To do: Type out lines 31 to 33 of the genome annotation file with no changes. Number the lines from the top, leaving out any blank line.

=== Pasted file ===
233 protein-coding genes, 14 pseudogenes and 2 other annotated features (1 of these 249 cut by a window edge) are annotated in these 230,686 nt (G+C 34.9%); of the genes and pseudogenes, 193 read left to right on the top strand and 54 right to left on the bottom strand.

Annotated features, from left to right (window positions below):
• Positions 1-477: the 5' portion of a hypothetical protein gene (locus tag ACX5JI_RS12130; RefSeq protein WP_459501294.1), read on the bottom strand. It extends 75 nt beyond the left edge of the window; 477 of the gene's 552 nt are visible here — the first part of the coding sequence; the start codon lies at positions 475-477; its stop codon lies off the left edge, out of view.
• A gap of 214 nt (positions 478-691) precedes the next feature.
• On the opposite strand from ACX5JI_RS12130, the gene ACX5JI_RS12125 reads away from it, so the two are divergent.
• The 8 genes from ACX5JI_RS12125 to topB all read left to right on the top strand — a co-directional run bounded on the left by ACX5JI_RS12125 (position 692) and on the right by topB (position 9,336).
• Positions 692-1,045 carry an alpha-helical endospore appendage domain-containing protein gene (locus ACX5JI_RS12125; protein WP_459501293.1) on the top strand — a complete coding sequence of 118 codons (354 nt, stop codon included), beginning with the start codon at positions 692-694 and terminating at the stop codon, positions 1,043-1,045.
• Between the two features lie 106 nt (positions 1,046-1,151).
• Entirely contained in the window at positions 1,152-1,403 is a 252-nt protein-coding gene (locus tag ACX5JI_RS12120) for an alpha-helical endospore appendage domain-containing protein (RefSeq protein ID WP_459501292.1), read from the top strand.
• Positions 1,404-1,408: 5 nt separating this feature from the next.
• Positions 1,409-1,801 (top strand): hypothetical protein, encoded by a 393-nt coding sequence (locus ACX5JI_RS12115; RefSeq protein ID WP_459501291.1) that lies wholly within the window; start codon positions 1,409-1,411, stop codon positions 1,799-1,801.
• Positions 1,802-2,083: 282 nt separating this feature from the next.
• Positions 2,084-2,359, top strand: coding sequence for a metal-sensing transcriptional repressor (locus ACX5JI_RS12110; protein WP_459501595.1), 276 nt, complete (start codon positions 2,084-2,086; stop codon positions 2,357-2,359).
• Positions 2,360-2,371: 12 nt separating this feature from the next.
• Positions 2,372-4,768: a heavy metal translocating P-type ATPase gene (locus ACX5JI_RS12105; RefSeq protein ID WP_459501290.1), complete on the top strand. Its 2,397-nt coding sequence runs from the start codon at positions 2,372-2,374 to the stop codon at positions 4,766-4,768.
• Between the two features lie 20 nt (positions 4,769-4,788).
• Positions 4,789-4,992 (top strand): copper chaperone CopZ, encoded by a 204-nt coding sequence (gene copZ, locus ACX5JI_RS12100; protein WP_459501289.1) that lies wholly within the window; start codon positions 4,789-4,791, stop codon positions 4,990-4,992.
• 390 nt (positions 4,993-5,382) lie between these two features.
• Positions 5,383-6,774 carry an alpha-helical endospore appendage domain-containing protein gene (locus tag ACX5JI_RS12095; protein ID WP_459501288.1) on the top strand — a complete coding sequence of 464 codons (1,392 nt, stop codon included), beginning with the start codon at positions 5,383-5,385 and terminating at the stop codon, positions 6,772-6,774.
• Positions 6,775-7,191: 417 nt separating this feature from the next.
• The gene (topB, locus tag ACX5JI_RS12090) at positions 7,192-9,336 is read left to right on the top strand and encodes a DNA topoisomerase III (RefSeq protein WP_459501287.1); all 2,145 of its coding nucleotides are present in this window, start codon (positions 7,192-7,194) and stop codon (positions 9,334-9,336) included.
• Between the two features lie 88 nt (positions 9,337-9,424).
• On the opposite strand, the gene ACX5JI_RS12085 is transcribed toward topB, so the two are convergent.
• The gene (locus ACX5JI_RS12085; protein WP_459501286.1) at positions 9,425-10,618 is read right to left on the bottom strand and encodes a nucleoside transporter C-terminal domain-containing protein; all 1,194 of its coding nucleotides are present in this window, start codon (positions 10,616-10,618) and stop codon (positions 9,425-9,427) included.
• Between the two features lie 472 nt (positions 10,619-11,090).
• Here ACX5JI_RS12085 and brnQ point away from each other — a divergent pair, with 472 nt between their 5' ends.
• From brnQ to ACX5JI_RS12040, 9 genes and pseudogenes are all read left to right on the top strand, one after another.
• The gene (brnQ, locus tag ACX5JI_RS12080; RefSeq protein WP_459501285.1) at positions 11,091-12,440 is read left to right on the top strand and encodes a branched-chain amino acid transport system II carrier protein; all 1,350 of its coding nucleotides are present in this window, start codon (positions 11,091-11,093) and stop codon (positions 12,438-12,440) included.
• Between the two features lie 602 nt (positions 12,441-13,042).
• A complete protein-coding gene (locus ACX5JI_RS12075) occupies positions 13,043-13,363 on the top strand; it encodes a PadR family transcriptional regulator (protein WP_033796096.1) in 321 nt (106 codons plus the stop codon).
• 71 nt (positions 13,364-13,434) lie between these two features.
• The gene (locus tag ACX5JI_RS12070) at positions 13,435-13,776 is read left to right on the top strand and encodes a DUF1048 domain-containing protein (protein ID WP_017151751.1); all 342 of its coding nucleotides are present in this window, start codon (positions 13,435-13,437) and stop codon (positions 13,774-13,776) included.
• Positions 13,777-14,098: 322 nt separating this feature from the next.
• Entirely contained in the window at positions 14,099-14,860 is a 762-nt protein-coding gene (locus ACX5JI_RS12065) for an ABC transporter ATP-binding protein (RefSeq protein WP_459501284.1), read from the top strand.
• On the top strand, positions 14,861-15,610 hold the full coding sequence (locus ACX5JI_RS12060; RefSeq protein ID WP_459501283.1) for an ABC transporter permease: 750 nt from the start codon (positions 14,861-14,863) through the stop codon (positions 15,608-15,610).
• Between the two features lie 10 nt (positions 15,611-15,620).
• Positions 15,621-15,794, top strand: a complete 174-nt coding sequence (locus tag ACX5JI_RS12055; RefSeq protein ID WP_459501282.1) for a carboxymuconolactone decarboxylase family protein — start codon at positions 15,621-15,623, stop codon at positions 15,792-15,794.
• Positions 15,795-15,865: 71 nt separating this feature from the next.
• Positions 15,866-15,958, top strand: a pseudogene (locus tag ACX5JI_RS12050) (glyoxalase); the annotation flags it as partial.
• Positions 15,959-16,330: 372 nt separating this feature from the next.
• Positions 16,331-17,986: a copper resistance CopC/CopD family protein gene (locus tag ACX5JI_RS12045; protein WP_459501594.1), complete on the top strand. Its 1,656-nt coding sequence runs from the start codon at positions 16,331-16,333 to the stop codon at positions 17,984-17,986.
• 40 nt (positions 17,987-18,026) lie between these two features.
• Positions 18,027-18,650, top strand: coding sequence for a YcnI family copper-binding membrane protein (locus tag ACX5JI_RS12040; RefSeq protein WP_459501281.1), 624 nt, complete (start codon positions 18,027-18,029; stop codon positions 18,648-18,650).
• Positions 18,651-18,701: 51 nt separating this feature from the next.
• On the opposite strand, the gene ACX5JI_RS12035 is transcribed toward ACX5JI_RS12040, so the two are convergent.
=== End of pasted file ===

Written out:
• 71 nt (positions 13,364-13,434) lie between these two features.
• The gene (locus tag ACX5JI_RS12070) at positions 13,435-13,776 is read left to right on the top strand and encodes a DUF1048 domain-containing protein (protein ID WP_017151751.1); all 342 of its coding nucleotides are present in this window, start codon (positions 13,435-13,437) and stop codon (positions 13,774-13,776) included.
• Positions 13,777-14,098: 322 nt separating this feature from the next.